ζητῶ γὰρ τὴν ἀλήθειαν, ὑφ’ ἧς οὐδεὶς πώποτε ἐβλάβη, βλάπτεται δὲ ὁ ἐπιμένων
ἐπὶ τῆς ἑαυτοῦ ἀπάτης καὶ ἀγνοίας. –Marcus Aurelius, Τὰ εἰς ἑαυτόν 6.21.1.
For I seek the truth, by which no one was ever harmed, but he is harmed who remains in his self-deception and ignorance. –Marcus Aurelius, Meditations 6.21.1.
My wife sent me this on a note card before we started dating, at the beginning of our freshman year of college. She couldn’t even write Greek yet and she transcribed it perfectly. I still have that note card here in a book on my desk.
I didn’t know at the time that it was from Marcus Aurelius. Funny, because a few years before that a good friend of mine had given me the Meditations in English translation in a nice clothbound edition with a ribbon for Christmas. I used to keep it next to my pillow and read it every night. I was a Stoic in those days, and it was the Stoicism of Marcus Aurelius that I looked to as the best alternative to suicide most nights. Others in the same house did not have such a deterrent.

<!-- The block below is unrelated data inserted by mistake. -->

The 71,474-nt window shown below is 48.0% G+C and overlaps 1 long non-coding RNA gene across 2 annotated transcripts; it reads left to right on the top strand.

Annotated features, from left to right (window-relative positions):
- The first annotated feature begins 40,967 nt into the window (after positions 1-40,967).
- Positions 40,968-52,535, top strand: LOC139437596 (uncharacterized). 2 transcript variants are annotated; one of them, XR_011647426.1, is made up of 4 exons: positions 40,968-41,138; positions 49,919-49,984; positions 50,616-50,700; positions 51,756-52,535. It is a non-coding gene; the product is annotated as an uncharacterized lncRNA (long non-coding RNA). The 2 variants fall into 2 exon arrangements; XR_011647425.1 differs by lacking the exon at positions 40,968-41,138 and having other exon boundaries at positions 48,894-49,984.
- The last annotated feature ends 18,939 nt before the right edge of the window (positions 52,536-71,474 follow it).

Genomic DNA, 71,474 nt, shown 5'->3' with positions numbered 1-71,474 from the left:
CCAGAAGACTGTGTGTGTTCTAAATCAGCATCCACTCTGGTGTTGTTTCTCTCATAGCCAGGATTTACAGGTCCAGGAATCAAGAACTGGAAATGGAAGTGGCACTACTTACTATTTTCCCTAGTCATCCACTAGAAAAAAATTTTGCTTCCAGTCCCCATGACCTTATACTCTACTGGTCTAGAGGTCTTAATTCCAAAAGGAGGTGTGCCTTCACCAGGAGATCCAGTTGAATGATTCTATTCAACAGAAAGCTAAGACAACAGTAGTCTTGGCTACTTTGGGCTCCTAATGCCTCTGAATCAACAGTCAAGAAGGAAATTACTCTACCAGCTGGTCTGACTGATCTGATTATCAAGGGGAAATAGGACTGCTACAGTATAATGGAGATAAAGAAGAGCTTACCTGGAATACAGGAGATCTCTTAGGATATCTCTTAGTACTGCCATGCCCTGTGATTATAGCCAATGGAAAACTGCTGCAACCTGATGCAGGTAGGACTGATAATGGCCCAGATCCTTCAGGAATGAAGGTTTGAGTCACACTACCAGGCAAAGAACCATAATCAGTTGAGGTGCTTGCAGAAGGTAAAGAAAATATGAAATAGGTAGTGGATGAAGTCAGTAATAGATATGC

One night my younger brother came unexpectedly into my room. It was very late. He was just standing there at the bottom of the stairs to the unfinished attic where I slept and hid. “Do you love me?” he said with no introduction.
I looked at him. I was sitting at my desk. I could tell that something terrible was happening. “Yes.”
“I took all of my pills.”
He was fourteen. He didn’t die that night. But it wouldn’t be the last time someone would overdose in that house on the drugs the doctors were using to keep the crazy people from interfering with the sane people of the world.
I got a call from my older brother this morning, very early, that brought me back to those nights. I hope all will be well.
Thanks, dear reader, should you ever find me, for being my gadfly.